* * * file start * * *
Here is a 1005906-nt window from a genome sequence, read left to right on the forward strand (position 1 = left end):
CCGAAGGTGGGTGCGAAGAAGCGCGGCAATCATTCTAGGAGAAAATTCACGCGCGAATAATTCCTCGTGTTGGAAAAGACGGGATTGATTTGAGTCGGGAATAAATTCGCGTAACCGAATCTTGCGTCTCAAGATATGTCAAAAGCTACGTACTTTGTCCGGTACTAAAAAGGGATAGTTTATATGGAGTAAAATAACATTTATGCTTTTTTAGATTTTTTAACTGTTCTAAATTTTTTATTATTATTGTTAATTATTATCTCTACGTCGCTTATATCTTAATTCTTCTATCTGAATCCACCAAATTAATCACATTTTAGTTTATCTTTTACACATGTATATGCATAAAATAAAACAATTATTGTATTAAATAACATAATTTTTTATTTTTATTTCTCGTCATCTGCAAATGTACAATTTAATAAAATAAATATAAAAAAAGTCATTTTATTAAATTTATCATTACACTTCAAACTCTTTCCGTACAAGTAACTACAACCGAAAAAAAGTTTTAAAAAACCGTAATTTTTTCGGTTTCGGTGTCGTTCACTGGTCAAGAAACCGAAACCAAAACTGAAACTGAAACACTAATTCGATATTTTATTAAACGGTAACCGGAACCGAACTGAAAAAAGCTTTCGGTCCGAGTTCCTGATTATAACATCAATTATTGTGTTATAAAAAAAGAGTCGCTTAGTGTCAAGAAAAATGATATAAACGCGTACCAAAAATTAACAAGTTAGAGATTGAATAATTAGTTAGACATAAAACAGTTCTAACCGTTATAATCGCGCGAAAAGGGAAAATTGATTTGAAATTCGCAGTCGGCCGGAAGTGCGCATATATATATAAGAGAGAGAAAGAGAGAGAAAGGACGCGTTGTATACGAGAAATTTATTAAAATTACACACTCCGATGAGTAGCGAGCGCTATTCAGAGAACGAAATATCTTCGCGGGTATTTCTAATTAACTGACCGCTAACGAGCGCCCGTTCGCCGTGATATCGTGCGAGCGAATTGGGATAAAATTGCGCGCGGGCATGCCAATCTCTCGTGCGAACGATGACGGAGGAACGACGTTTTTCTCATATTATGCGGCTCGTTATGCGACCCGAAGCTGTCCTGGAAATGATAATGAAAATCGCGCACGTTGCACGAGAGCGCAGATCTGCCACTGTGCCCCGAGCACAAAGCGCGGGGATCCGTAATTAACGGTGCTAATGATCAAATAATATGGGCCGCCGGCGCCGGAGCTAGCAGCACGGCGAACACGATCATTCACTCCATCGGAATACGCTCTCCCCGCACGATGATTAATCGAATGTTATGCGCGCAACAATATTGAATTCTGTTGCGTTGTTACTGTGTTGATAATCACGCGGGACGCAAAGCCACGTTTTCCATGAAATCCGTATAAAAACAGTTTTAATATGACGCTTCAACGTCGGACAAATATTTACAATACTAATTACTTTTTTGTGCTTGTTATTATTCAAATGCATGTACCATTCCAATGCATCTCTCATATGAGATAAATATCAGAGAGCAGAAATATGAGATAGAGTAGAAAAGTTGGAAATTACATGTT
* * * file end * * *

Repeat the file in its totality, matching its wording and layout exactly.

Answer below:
Here is a 1005906-nt window from a genome sequence, read left to right on the forward strand (position 1 = left end):
CCGAAGGTGGGTGCGAAGAAGCGCGGCAATCATTCTAGGAGAAAATTCACGCGCGAATAATTCCTCGTGTTGGAAAAGACGGGATTGATTTGAGTCGGGAATAAATTCGCGTAACCGAATCTTGCGTCTCAAGATATGTCAAAAGCTACGTACTTTGTCCGGTACTAAAAAGGGATAGTTTATATGGAGTAAAATAACATTTATGCTTTTTTAGATTTTTTAACTGTTCTAAATTTTTTATTATTATTGTTAATTATTATCTCTACGTCGCTTATATCTTAATTCTTCTATCTGAATCCACCAAATTAATCACATTTTAGTTTATCTTTTACACATGTATATGCATAAAATAAAACAATTATTGTATTAAATAACATAATTTTTTATTTTTATTTCTCGTCATCTGCAAATGTACAATTTAATAAAATAAATATAAAAAAAGTCATTTTATTAAATTTATCATTACACTTCAAACTCTTTCCGTACAAGTAACTACAACCGAAAAAAAGTTTTAAAAAACCGTAATTTTTTCGGTTTCGGTGTCGTTCACTGGTCAAGAAACCGAAACCAAAACTGAAACTGAAACACTAATTCGATATTTTATTAAACGGTAACCGGAACCGAACTGAAAAAAGCTTTCGGTCCGAGTTCCTGATTATAACATCAATTATTGTGTTATAAAAAAAGAGTCGCTTAGTGTCAAGAAAAATGATATAAACGCGTACCAAAAATTAACAAGTTAGAGATTGAATAATTAGTTAGACATAAAACAGTTCTAACCGTTATAATCGCGCGAAAAGGGAAAATTGATTTGAAATTCGCAGTCGGCCGGAAGTGCGCATATATATATAAGAGAGAGAAAGAGAGAGAAAGGACGCGTTGTATACGAGAAATTTATTAAAATTACACACTCCGATGAGTAGCGAGCGCTATTCAGAGAACGAAATATCTTCGCGGGTATTTCTAATTAACTGACCGCTAACGAGCGCCCGTTCGCCGTGATATCGTGCGAGCGAATTGGGATAAAATTGCGCGCGGGCATGCCAATCTCTCGTGCGAACGATGACGGAGGAACGACGTTTTTCTCATATTATGCGGCTCGTTATGCGACCCGAAGCTGTCCTGGAAATGATAATGAAAATCGCGCACGTTGCACGAGAGCGCAGATCTGCCACTGTGCCCCGAGCACAAAGCGCGGGGATCCGTAATTAACGGTGCTAATGATCAAATAATATGGGCCGCCGGCGCCGGAGCTAGCAGCACGGCGAACACGATCATTCACTCCATCGGAATACGCTCTCCCCGCACGATGATTAATCGAATGTTATGCGCGCAACAATATTGAATTCTGTTGCGTTGTTACTGTGTTGATAATCACGCGGGACGCAAAGCCACGTTTTCCATGAAATCCGTATAAAAACAGTTTTAATATGACGCTTCAACGTCGGACAAATATTTACAATACTAATTACTTTTTTGTGCTTGTTATTATTCAAATGCATGTACCATTCCAATGCATCTCTCATATGAGATAAATATCAGAGAGCAGAAATATGAGATAGAGTAGAAAAGTTGGAAATTACATGTT